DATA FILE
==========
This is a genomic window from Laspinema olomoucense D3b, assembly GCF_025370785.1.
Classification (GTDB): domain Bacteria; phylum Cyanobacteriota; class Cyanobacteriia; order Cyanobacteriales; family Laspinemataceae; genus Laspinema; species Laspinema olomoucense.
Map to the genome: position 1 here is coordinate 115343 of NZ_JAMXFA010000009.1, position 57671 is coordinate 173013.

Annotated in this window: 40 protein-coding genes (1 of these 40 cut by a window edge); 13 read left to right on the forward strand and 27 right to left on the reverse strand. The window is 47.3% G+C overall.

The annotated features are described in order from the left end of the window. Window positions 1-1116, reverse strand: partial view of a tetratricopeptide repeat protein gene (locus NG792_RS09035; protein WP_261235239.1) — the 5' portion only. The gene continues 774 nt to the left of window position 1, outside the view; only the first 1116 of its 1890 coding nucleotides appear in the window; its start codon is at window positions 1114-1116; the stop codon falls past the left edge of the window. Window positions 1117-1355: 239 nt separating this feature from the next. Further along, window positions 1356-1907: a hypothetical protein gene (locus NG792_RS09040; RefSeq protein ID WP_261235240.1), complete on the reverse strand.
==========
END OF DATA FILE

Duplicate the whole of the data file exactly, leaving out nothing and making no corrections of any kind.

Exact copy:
This is a genomic window from Laspinema olomoucense D3b, assembly GCF_025370785.1.
Classification (GTDB): domain Bacteria; phylum Cyanobacteriota; class Cyanobacteriia; order Cyanobacteriales; family Laspinemataceae; genus Laspinema; species Laspinema olomoucense.
Map to the genome: position 1 here is coordinate 115343 of NZ_JAMXFA010000009.1, position 57671 is coordinate 173013.

Annotated in this window: 40 protein-coding genes (1 of these 40 cut by a window edge); 13 read left to right on the forward strand and 27 right to left on the reverse strand. The window is 47.3% G+C overall.

The annotated features are described in order from the left end of the window. Window positions 1-1116, reverse strand: partial view of a tetratricopeptide repeat protein gene (locus NG792_RS09035; protein WP_261235239.1) — the 5' portion only. The gene continues 774 nt to the left of window position 1, outside the view; only the first 1116 of its 1890 coding nucleotides appear in the window; its start codon is at window positions 1114-1116; the stop codon falls past the left edge of the window. Window positions 1117-1355: 239 nt separating this feature from the next. Further along, window positions 1356-1907: a hypothetical protein gene (locus NG792_RS09040; RefSeq protein ID WP_261235240.1), complete on the reverse strand.